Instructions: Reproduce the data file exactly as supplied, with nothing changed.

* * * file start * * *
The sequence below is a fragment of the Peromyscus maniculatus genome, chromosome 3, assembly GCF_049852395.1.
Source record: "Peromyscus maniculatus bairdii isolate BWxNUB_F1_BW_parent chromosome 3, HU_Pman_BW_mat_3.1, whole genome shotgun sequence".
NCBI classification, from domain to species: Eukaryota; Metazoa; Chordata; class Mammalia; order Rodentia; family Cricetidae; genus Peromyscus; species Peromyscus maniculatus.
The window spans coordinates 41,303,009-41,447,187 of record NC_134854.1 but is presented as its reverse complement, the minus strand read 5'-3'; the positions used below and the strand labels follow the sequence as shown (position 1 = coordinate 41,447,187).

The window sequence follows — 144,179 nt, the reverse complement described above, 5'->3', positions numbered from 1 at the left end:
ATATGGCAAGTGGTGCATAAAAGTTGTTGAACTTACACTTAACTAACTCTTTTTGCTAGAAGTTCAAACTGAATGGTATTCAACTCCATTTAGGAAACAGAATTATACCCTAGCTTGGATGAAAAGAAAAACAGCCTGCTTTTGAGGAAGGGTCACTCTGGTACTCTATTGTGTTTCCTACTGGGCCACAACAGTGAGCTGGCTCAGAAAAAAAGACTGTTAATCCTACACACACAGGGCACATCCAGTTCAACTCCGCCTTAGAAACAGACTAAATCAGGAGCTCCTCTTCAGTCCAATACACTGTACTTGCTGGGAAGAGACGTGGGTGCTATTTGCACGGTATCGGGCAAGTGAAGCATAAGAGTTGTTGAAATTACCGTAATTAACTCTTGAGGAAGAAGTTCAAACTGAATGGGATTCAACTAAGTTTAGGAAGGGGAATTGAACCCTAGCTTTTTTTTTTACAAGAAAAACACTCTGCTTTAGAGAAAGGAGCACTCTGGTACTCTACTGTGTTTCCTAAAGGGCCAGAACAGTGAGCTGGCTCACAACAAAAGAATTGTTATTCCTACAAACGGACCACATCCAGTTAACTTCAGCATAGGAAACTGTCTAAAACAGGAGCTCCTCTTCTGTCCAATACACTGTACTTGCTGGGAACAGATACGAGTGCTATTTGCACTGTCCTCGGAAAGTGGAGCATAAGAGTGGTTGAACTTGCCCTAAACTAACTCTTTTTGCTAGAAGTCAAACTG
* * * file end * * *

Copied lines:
The sequence below is a fragment of the Peromyscus maniculatus genome, chromosome 3, assembly GCF_049852395.1.
Source record: "Peromyscus maniculatus bairdii isolate BWxNUB_F1_BW_parent chromosome 3, HU_Pman_BW_mat_3.1, whole genome shotgun sequence".
NCBI classification, from domain to species: Eukaryota; Metazoa; Chordata; class Mammalia; order Rodentia; family Cricetidae; genus Peromyscus; species Peromyscus maniculatus.
The window spans coordinates 41,303,009-41,447,187 of record NC_134854.1 but is presented as its reverse complement, the minus strand read 5'-3'; the positions used below and the strand labels follow the sequence as shown (position 1 = coordinate 41,447,187).

The window sequence follows — 144,179 nt, the reverse complement described above, 5'->3', positions numbered from 1 at the left end:
ATATGGCAAGTGGTGCATAAAAGTTGTTGAACTTACACTTAACTAACTCTTTTTGCTAGAAGTTCAAACTGAATGGTATTCAACTCCATTTAGGAAACAGAATTATACCCTAGCTTGGATGAAAAGAAAAACAGCCTGCTTTTGAGGAAGGGTCACTCTGGTACTCTATTGTGTTTCCTACTGGGCCACAACAGTGAGCTGGCTCAGAAAAAAAGACTGTTAATCCTACACACACAGGGCACATCCAGTTCAACTCCGCCTTAGAAACAGACTAAATCAGGAGCTCCTCTTCAGTCCAATACACTGTACTTGCTGGGAAGAGACGTGGGTGCTATTTGCACGGTATCGGGCAAGTGAAGCATAAGAGTTGTTGAAATTACCGTAATTAACTCTTGAGGAAGAAGTTCAAACTGAATGGGATTCAACTAAGTTTAGGAAGGGGAATTGAACCCTAGCTTTTTTTTTTACAAGAAAAACACTCTGCTTTAGAGAAAGGAGCACTCTGGTACTCTACTGTGTTTCCTAAAGGGCCAGAACAGTGAGCTGGCTCACAACAAAAGAATTGTTATTCCTACAAACGGACCACATCCAGTTAACTTCAGCATAGGAAACTGTCTAAAACAGGAGCTCCTCTTCTGTCCAATACACTGTACTTGCTGGGAACAGATACGAGTGCTATTTGCACTGTCCTCGGAAAGTGGAGCATAAGAGTGGTTGAACTTGCCCTAAACTAACTCTTTTTGCTAGAAGTCAAACTG